The field of suicide prevention is ever-changing as new research emerges informing best practice. Some suicide-related terms often used among the general population have been found to increase stigma related to suicide and/or give or imply a false assumption about suicide leading to misunderstanding of those who are suicidal. Increased stigma and general misunderstandings are both detrimental to the field of suicide prevention. Below are basic guidelines to keep in mind when speaking or writing about suicide.
Terms to Avoid
“Committed suicide” – This gives the false impression suicidal people are committed to completing suicide.
Most, even highly, suicidal people are ambivalent about their deaths because they do not desire death.
They want an end to their sever emotional pain and are unable to see another way to end it. “Committed” is also usually
associated with sins or crimes and carries stigma.
Terms to Use Instead
“Completed suicide” or “died by suicide”
Terms to Avoid:
“Successful” or “failed” suicide attempt – It is detrimental to associate suicide with success or failure as they imply
favorable or inadequate outcomes.
Terms to Use Instead
“Completed suicide” and “attempted suicide"
Terms to Avoid:
“Suicide Epidemic”– Though the impact of suicide on those left in its wake may make it seem so, suicide is not at
epidemic levels and using such overstatements can lead vulnerable individuals to normalize suicide when, in fact,
death by suicide is statistically rare.
Terms to Use Instead:
"Suicide is a critical public health issue"
Common Beliefs vs. Facts
Suicide prevention research has also shed light on commonly held but false beliefs about suicide. These beliefs can
add to stigma and misunderstanding and may hamper our willingness or abilities to intervene with suicidal individuals.
Common Belief: Those with serious suicide ideation are committed to dying.
Fact: Most suicidal individual are highly ambivalent right up until the last moments.
Common Belief: Suicide is not preventable.
Fact: Research tells us that at least 90% of those who die by suicide had a mental health and/or substance use disorder.
These conditions are treatable. Additionally,most suicide experts maintain that warning signs for suicide are present close to 100% of the time.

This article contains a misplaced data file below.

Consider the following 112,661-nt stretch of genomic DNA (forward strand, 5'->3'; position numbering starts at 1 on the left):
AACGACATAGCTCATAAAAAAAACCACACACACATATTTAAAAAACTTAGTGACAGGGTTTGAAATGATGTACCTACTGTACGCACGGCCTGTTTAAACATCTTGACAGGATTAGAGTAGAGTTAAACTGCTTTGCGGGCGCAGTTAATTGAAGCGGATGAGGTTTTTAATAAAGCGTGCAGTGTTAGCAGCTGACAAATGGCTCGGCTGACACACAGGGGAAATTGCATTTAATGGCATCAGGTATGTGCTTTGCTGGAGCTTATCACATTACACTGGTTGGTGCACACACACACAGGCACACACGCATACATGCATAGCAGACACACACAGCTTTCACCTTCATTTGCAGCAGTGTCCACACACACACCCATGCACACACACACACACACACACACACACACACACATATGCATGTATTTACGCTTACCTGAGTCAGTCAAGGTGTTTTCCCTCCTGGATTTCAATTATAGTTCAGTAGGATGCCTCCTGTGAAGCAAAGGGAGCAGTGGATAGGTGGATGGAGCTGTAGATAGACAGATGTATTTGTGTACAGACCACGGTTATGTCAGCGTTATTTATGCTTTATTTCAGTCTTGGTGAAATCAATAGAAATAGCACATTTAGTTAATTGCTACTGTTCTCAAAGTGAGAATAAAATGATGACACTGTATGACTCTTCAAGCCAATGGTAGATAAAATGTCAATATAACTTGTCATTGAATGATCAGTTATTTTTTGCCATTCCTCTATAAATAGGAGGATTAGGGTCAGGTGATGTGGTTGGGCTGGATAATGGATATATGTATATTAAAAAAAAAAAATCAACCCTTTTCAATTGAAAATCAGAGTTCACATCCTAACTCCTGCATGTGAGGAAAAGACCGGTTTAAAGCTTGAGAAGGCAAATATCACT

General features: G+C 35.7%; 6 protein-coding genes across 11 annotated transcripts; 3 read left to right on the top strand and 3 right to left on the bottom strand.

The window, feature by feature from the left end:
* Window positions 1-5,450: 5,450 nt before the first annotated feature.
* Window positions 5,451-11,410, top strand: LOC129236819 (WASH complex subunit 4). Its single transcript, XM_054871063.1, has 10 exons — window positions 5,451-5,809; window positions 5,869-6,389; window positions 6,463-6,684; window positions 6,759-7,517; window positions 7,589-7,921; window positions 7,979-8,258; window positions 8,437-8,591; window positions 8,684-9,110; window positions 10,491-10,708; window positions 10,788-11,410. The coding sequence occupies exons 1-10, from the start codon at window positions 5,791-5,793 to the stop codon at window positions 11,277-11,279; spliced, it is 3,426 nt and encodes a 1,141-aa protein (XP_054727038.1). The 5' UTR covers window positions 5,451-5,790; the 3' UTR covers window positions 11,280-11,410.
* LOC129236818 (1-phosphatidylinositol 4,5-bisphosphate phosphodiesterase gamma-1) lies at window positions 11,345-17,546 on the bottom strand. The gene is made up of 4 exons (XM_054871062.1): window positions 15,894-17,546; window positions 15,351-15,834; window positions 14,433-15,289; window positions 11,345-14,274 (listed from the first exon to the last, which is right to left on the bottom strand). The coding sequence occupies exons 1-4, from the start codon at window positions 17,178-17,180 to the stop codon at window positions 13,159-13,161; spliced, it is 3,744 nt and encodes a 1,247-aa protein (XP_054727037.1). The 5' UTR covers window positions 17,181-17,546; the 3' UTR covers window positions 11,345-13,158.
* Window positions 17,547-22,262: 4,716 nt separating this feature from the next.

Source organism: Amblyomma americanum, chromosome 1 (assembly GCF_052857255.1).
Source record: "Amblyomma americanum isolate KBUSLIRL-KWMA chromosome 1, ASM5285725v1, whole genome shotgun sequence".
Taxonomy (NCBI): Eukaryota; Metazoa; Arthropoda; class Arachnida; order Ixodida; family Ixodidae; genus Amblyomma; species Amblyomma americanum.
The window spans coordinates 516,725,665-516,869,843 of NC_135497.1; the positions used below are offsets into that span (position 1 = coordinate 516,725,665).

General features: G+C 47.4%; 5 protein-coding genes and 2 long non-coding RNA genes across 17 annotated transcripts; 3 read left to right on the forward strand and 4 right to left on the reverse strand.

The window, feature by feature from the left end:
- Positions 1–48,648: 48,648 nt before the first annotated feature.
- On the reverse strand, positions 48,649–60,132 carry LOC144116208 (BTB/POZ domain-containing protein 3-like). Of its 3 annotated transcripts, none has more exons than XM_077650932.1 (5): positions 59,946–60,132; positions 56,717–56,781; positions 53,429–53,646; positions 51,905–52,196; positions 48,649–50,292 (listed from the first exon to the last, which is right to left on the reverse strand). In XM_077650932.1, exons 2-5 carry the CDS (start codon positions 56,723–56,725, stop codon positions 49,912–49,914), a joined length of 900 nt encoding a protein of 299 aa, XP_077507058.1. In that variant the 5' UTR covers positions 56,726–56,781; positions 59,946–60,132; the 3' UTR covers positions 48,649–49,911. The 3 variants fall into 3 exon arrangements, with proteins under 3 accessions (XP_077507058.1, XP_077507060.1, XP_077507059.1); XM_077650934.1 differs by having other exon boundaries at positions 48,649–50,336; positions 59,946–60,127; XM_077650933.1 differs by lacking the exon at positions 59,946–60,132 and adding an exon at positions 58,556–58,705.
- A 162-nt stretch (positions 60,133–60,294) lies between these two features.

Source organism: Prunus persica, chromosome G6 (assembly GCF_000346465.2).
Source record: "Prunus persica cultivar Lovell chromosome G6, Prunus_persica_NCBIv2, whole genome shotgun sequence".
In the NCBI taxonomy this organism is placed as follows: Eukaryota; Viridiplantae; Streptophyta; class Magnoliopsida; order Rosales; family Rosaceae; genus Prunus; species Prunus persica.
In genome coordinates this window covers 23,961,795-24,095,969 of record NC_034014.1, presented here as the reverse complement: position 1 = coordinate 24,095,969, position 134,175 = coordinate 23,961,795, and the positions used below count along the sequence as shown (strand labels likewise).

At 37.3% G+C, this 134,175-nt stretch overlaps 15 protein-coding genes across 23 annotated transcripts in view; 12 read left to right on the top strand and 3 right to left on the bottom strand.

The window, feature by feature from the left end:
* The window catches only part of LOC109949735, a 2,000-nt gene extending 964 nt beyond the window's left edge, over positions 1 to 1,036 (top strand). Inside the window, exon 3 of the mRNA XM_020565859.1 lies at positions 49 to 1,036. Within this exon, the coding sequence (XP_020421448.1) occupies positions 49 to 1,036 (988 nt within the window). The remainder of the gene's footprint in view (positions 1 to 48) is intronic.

Common Belief: If you stop someone from completing suicide by one means, they will just find another way.
Fact: Method substitution rarely occurs. Thus restricting access to lethal means is a highly effective.
Common Belief: Suicide is an impulsive act.
Fact: Though impulsivity can play a role in some suicidal behavior among teens, suicide is not an impulsive act.
Those who die by suicide have a plan to do so.
Common Belief: Suicides can have a single cause.
Fact: Suicide is complex and occurs when diverse risk factors lead to a combination of interpersonal elements
resulting in the desire and capability for suicide.
Common Belief: Those who threaten suicide are just seeking attention.
Fact: All threats of suicide must be taken seriously. Approximately 70% of those who die by suicide make direct
or indirect statements related to their suicidality. Additionally, those who go so far as to threaten suicide do require attention.
Common Belief: Suicide is a selfish act.
Fact: Though the act of suicide may feel selfish to those left behind, those who die by suicide have come to believe that they are a burden to those around them and that their death would be worth more than their life to them.
Common Belief: Suicide is a common response to bullying.
Fact: Suicide is not a common response to bullying. Suicide is not a common response to any one factor because suicide is not common. Deaths to suicide are statistically rare. Bullying is one among many risk factors for suicide.
Common Belief: Teens should know all about suicide.
Fact: Suicide prevention education for teens and young adults is indeed very important; however, because young brains are not fully developed, such education is only safe when presented under certain circumstances:
Use safe and effective curricula
Gather only in small groups
Use positive messaging/Promote hope, help and strength
Avoid discussions of statistics or methods
Maintain an adequate number of knowledgeable adults to watch for vulnerable youth
Provide ways to seek help for friends and self
Although completed suicide is statistically rare, Idaho continually has some of the highest suicide rates in the U.S. In 2014, Idaho ranked 9th in number of suicides deaths per capita with a crude suicide rate of 19.6 deaths per 100,000 population. In 2015, Idaho’s rate is 21.9. Idaho’s rate is increasing and a higher rate than the national rate as shown in Table 1 below.
Idaho’s 2015 suicide rate is 21.9 suicide deaths per 100,000 populations. The rate of suicides in Idaho per capita is increasing at a higher rate than the national rate, as shown in Table 1.
Rate:number of deaths per 100,000 population.
Percent change: (Current year age-adjusted rate-prior year age-adjusted rate)/ (prior year age-adjusted rate)*100
U.S. data Source: NCHS Vital Statistics System for numbers of deaths. Bureau of Census for population estimates.
Table 2 shows that death by suicide is more common among males than females, but both genders surpass the national average in Idaho and are increasing at a more rapid rate than the national average.
Rate per 100,000 population. Source: Bureau of Vital Records and Health Statistics, 2015 data
Between 2011 and 2015, 102 school-age children died by suicide, 24 of whom were 14 or younger, and in that same span of time, 166 college-age youth (19-24) died by suicide in Idaho. See Table 4.